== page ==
To take your story in a new direction, think of it as a novel. “Jot down eight to 10 sentences summarizing your current chapter and give it a title, like ‘New Start,’” says Schneiderman. Then look ahead to the rest of your story. What do you want your life to look like? Rather than answer in the first person, start with she. “This lets you be more compassionate with yourself.” You might write, She finally makes more time for herself. Picturing your future helps you see each chapter as part of a larger narrative and combat negative thinking. No single setback defines you, because you are constantly writing your story.
Do you feel invisible? Rediscover your purpose.
A recent empty nester, you’re lonely and feel a bit invisible at times. When we don’t feel seen, we can lose sight of our narrative identity, says Daniel Amen, M.D., author of Your Brain Is Always Listening: Tame the Hidden Dragons That Control Your Happiness, Habits, and Hang-Ups (Buy on Amazon, $20). But discovering the purpose, or “plot,” of your story makes you feel happier and more connected.
Boost your sense of self by jotting down five questions, urges Dr. Amen. Start with a no-brainer: What’s my name? It sounds simple, but writing it instantly grounds you. Next, What do I love to do? Instead of a job, answer in terms of how you make people feel. If you’re a teacher, you might write that you help kids feel confident. Then ask, Whom do I do it for? What do they need from me? and finally, How do they change as a result of what I do? “It’s telling that three of these questions are about others,” says Dr. Amen. When your story shifts outward, you’re able to see your impact on the world. “This writing exercise eases loneliness by connecting you to people and your purpose.”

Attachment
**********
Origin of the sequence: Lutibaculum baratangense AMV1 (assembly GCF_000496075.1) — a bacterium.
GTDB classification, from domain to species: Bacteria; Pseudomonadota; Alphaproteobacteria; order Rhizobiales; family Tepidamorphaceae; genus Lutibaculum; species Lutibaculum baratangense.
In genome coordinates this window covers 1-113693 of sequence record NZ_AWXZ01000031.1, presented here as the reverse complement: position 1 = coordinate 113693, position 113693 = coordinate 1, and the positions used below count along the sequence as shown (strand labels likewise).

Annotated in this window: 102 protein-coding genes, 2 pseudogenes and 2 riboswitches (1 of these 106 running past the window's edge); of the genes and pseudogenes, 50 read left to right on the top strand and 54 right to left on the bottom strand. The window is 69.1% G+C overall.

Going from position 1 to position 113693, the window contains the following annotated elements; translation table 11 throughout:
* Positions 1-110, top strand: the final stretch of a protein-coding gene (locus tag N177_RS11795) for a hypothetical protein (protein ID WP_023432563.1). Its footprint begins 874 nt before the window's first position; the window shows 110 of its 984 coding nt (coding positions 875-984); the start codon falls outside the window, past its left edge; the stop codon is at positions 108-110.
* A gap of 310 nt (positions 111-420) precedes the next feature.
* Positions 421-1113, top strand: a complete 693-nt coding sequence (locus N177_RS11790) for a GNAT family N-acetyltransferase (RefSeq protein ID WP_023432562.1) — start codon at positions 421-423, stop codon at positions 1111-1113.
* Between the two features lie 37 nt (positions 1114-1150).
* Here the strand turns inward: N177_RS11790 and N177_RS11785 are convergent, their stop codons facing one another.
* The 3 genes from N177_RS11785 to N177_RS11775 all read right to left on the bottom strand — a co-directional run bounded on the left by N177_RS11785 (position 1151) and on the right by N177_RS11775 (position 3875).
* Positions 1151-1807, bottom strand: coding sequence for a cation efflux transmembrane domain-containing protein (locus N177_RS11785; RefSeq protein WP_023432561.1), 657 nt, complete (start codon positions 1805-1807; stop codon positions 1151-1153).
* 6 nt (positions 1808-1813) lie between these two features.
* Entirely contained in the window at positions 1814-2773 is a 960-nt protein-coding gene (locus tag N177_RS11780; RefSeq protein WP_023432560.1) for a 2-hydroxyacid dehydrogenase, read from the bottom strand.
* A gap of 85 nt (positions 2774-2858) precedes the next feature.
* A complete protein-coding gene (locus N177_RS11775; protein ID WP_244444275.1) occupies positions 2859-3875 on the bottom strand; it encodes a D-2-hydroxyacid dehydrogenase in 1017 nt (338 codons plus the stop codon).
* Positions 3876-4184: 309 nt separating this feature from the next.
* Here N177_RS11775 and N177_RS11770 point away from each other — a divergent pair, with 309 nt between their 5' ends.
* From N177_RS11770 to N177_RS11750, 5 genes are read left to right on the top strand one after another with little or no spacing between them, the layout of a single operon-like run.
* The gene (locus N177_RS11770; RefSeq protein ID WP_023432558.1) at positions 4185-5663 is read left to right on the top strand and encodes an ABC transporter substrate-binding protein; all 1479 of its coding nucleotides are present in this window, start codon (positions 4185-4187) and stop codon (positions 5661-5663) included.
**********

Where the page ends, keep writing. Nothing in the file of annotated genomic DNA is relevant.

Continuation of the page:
Are you reeling from regret? Uncover redemption.
As you look back on your unfolding life story, you start to regret a few paths not taken. If you think of them as self-fulfilling prophecies (I’ll never succeed; I won’t find love), this negative thinking can contaminate your future, explains Fivush. But if you’re able to look back and find silver linings, they become redemptive narratives, boosting your confidence and restoring your faith in yourself.
Relegate regret to the margins of your story by rewriting the past. “Ask yourself if there’s any meaning you can mine from these events.” urges Fivush. Then journal about them in short bouts, just a few minutes a day, because thinking too much about the past can trigger stress and rumination. “Research shows that we get the most benefits from this kind of expressive writing when we use ‘cognitive process words,’ that show we’re reinterpreting an event in a new way, such as I realize; I understand; I think.” These prompts allow us to create a “reevaluation narrative,” something we can analyze rationally. Once you gain some distance and perspective, you’ll be able to find the meaning in every chapter and write your next one, confident that you are the true author of your story.
This article originally appeared in our print magazine.